Stawell’s Jayden Dignan thought he was stranded at the USA’s Charelston airport for two days when a cargo plane crashed, causing the airport to close and all flights to be cancelled for 48 hours.
But a “random” pilot at the airport’s front desk offered to help Mr Dignan.
“I went to the front desk to try and sort out what to do,” he said.
“There was a pilot who needed to be at Boston airport, but he offered to drive me and someone else to Pittsburgh on the way.”
Mr Dignan is undertaking an engineering degree at the West Virginia University Institute of Technology and was attempting to travel home when his plans were thrown up in the air.
“Everyone at the airport was panicking and annoyed,” he said.
“But the pilot’s help was such a relief, I just wanted to get home.”
The pilot had already hired a car, but once he had seen the extra personnel and luggage he needed to transport, he hired a larger vehicle.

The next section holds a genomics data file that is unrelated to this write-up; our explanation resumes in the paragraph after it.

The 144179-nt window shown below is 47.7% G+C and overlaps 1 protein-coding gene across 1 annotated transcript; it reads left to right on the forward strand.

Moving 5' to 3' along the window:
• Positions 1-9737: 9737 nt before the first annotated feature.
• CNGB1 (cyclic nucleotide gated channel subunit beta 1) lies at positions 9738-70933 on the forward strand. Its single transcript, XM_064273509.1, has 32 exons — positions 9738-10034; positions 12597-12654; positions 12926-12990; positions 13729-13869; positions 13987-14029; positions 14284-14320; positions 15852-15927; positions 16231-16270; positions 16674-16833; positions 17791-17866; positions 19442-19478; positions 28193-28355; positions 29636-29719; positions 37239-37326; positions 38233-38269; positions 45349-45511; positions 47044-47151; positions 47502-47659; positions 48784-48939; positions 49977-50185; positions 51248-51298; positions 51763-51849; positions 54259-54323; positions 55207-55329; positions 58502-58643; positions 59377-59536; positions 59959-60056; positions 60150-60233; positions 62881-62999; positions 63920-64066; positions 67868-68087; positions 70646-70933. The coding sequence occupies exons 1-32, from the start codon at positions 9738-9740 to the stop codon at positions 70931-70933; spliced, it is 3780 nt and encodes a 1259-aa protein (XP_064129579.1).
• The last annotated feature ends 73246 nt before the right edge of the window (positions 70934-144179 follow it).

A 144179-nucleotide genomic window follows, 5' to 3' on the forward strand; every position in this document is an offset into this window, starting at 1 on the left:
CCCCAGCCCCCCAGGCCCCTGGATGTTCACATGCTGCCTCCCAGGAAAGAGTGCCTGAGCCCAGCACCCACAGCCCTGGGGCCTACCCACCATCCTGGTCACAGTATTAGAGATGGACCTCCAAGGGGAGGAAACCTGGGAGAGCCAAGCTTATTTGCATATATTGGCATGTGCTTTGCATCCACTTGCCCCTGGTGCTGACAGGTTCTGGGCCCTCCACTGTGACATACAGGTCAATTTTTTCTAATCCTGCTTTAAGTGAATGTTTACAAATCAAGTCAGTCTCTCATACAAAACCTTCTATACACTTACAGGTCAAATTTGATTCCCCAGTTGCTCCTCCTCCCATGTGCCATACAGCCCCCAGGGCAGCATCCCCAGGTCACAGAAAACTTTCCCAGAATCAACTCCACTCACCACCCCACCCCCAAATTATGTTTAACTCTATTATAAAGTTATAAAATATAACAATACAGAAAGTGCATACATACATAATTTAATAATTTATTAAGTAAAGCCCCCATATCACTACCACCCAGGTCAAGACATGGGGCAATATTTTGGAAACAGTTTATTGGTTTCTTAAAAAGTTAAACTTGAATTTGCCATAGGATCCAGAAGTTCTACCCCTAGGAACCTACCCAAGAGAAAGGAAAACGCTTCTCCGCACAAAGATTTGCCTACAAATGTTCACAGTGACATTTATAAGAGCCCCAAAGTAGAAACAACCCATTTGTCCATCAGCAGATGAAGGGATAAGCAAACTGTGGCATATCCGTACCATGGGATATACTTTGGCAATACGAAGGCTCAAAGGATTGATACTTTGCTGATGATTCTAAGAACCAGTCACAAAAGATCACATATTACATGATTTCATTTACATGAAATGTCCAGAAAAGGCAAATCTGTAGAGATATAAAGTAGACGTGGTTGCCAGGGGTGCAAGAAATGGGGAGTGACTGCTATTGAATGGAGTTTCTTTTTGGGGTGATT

From Pittsburgh, Mr Dignan caught a connecting flight to Phoenix airport and was then transported to Los Angeles.
“At this point I was pretty tired,” he said.
“I couldn’t contact home either because it was pretty late in Australia.”
Mr Dignan then boarded a flight to Sydney and landed in Melbourne on Sunday.
“I was so relieved when I landed in Melbourne,” he said.
“I was grumpy, tired and just sick of everything that had happened.”
Mr Dignan was grateful for the pilot’s help and said it was great to see a stranger could perform such a deed.
“It could have taken me another two days to get home otherwise,” he said.
“I want to thank him so much, it was an incredible thing to do and it made everything a lot better and easier.”
Mr Dignan’s mother Tania said she did not sleep well after she learned about the disaster at Charleston airport.
“I knew it would be 10 hours before I knew what was going on,” she said.
“I was worrying all night how he was going to get home.
“But he is here with us, safe and well and that is what matters.”
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